Celebrated each year on the 12th day of Christmas, the Epiphany (also recognized as Three Kings Day or Día de Los Reyes and La Befana) commemorates the day that three wise men, guided by only a bright star, made their way to Bethlehem bearing gifts for the baby Jesus. True to its name, the date marks the epiphanic realization of Christ’s divine presence and power.
For Jackson—a longtime activist who has never been quiet about his view of Christ as a radical—the day is also about mining an old story for new and current meaning. After taking over as priest in charge at St. Luke's in 2019, he’s worked to be responsive to the needs of the community and the events around him. While the pandemic has closed the physical sanctuary, services have continued online. So when his Wednesday turned upside down, he let it shape the service.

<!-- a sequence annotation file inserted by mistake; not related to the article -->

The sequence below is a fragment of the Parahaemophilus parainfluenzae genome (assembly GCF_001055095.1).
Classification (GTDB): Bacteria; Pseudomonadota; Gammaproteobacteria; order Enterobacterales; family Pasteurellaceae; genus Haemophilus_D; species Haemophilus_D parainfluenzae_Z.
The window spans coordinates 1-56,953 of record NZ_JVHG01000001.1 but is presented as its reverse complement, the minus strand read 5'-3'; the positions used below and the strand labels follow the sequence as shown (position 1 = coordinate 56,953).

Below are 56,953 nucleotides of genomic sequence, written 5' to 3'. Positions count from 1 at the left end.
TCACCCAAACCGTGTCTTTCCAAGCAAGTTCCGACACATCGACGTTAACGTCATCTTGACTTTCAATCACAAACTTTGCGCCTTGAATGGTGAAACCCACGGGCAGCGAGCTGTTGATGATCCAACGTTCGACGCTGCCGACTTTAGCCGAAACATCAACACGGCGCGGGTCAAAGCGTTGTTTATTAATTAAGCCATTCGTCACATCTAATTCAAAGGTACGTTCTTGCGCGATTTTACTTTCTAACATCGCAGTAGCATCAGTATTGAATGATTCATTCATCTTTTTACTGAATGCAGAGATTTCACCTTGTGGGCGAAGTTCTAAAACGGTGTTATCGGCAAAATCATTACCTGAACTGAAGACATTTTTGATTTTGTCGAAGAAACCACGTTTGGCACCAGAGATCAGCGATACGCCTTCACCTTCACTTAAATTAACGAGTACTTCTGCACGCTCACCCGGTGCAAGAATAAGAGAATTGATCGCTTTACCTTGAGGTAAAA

His day had started quietly, he said in a phone call Wednesday evening. When he left the house, Rev. Raphael Warnock had won his battle to represent Georgia in the U.S. Senate. Things were starting to look good for fellow candidate John Ossoff. In New Haven, Jackson came into the sanctuary early, to record a video meditation that the church will be using this Saturday. He prepared for a four-day anti-racism workshop that St. Luke’s is starting this weekend. He looked ahead to the church’s Martin Luther King, Jr. Day programming, which will unfold online later this month.
“I was in a good mood,” he recalled. “It looked like the Dems were going to take the Senate, and I walked into the church and turned on the computer. And then my husband said, ‘Turn on the news.’”